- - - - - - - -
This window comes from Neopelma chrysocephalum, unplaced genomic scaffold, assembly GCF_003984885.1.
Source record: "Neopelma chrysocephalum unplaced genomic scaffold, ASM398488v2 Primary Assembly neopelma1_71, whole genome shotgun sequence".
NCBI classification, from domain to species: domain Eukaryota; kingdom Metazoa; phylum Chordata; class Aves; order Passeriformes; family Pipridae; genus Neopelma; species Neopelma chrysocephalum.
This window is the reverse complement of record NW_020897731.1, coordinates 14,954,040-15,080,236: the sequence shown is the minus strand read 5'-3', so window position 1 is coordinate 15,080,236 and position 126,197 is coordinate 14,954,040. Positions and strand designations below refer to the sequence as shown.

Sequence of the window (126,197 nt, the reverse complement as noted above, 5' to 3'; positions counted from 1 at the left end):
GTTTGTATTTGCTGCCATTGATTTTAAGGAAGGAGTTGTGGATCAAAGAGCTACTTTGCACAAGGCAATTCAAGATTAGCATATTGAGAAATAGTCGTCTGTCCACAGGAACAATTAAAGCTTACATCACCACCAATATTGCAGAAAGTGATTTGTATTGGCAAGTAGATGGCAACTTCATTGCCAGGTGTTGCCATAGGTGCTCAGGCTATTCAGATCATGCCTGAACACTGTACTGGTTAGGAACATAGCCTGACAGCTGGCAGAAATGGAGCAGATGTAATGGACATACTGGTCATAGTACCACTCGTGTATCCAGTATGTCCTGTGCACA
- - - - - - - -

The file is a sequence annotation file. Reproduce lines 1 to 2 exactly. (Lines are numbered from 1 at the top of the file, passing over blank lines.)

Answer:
This window comes from Neopelma chrysocephalum, unplaced genomic scaffold, assembly GCF_003984885.1.
Source record: "Neopelma chrysocephalum unplaced genomic scaffold, ASM398488v2 Primary Assembly neopelma1_71, whole genome shotgun sequence".